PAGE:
In addition to averages and variances, statistics of the data presented in Table 2 show the integral time scales for each level of measurements for the alongshore component, following the method of Teague et al. (2005): the autocorrelation function of the detrended time series are integrated to the first zero-crossing. The statistical error ε of the mean estimate is the ratio σ/ of the standard deviation σ over the square root of the number of degrees of freedom Ndf, the latter being the total duration of the experiment divided by the integral time scale. The eddy kinetic energy (EKE) per unit of mass is classically calculated as EKE = 1/2(u2 + υ2) with u′ = uu and υ′ = υυ, the bars representing the time average. Since the duration of the time series (longer than 9 months) and the 2-day filtering are compatible with the method of Dickson (1983), all statistics of Table 2 can be used as a complement to Dickson’s charts. To calculate the transports, the section covered by the moorings was decomposed using a grid for which cell separations are set at mid distances between current meter positions. Each current measurement is then multiplied by the surface of the associated cell. Note that the shallowest cells extend up to the surface. To obtain realistic areas of the bottom cells, each cell was decomposed horizontally using a resolution of 1 km or less (depending on the distance between the moorings). The grid is plotted on Fig. 3. It covers the whole water column from 59.931°N, 42.803°W to 59.604°N, 41.628°W; that is, from 20 to 98 km off the Greenland coast, the section crosses isobaths from 190 to 2070 m. During the second year of deployment, mooring Eb was placed closer to Greenland, to study the EGCC. However, the minimum of the current between the EGCC and the EGC (Sutherland and Pickart 2008) could not be captured correctly by the mooring array (see Fig. 2), so the velocities cannot be realistically interpolated between mooring Eb and mooring D, the closest one. This is why data at mooring Eb was replaced here by the mean velocity measured by mooring E the previous year. The final transport discussed here is estimated across the section that is prescribed by the positions of moorings A–E, as indicated in Fig. 2. The linear interpolation is validated by the SADCP datasets.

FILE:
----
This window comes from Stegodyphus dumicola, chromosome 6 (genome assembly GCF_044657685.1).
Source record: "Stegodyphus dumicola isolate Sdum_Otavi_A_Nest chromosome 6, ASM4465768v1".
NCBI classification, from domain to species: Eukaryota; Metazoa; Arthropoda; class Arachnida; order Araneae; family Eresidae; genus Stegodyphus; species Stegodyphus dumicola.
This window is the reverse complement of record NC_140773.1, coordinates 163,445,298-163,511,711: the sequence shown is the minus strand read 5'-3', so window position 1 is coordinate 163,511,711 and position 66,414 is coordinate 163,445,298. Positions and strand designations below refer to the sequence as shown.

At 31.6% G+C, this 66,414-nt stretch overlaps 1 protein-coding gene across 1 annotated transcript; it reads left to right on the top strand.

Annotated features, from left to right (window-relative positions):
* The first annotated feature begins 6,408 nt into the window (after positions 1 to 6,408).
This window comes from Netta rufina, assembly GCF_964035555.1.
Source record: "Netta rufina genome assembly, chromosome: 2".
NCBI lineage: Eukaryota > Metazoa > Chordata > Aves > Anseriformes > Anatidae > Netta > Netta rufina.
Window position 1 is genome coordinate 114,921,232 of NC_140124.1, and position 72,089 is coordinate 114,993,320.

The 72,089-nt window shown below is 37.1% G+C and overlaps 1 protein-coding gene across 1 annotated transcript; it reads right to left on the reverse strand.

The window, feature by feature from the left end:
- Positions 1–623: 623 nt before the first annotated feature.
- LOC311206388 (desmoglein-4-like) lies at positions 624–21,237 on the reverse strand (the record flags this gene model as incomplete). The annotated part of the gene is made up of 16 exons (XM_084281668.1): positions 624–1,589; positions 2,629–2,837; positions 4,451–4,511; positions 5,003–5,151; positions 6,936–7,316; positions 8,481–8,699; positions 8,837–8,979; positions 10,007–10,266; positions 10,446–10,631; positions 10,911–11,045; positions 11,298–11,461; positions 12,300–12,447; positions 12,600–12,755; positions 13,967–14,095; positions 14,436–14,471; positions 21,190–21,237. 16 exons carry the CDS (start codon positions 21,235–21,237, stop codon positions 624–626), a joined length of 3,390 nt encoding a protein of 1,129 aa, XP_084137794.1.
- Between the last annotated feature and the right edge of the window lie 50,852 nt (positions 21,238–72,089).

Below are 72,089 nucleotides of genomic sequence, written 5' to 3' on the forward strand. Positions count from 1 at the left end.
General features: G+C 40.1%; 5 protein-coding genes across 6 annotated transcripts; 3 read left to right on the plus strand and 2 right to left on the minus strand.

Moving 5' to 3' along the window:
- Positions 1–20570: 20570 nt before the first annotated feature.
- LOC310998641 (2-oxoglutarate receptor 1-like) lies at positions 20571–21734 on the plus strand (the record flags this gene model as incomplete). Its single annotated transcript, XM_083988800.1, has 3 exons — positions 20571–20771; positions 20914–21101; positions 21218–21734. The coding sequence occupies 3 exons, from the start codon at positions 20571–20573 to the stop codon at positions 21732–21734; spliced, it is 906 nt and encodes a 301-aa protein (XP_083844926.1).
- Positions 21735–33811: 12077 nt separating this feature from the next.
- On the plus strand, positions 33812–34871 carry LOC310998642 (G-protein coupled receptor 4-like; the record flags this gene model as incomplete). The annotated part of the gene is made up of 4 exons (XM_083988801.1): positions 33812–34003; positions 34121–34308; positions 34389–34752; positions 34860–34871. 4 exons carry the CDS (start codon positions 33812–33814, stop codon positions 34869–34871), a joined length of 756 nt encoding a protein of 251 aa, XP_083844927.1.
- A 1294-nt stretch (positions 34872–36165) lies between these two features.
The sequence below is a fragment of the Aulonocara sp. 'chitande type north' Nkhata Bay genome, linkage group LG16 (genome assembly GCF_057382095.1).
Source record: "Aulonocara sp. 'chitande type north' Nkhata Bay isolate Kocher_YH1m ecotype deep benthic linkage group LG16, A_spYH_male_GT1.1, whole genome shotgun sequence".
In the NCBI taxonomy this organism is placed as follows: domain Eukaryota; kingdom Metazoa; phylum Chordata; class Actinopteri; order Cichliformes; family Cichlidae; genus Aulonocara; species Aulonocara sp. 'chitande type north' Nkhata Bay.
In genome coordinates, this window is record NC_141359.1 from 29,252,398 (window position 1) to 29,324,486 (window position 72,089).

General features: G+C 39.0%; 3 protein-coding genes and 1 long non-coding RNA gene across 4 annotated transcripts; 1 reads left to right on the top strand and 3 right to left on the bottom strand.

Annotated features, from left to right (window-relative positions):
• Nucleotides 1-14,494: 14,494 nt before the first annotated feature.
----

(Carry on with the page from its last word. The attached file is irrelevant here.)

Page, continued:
The bathymetry was deduced from the swath of a multibeam echo sounder (Simrad EM120 on the R.V. Maria S. Merian) in the vicinity of the moorings A0–D, up to 59.83°N. Farther north, we used the Smith and Sandwell bathymetry (Smith and Sandwell 1997).

Although all calculations are carried out using the grid defined earlier, the vertical sections, shown later in Figs. 8 and 11, are plotted using the data-interpolating variational analysis (DIVA) software (Troupin et al. 2008), which is well suited for complex frontiers (here the bathymetry) and helps to illustrate the regional dynamics on a more regular grid in space and time (dx = 2 km, dz = 50 m, and dt = 1 day to 1 month). Mean data of moorings Eb and A0 constrain the frontiers of the DIVA interpolation.

3. Structure and variability of the measured currents

Snapshots of the hydrographic properties (Fig. 4) and of the currents as measured by LADCP (Fig. 5) are provided by OVIDE surveys in June 2004 and 2006, limited westward by the ice edge. Following Sutherland et al. (2009) and Myers et al. (2009), the 34.8 psu isohaline divides the polar water carried by the EGC and the EGCC from the warmer and saltier water brought by the Irminger Current. On those late-spring snapshots, mooring E is the only instrument capturing the polar water and, according to the surface-intensified velocities (>40 cm s−1, Fig. 5), this mooring appears to measure the EGCC in June 2004. However, the position of the EGCC is highly variable and possibly linked to the ice edge (Gourcuff 2008). Similarly, the frontier between the EGC and the Irminger Current at 34.8 psu is very variable in space and time (Sutherland et al. 2009).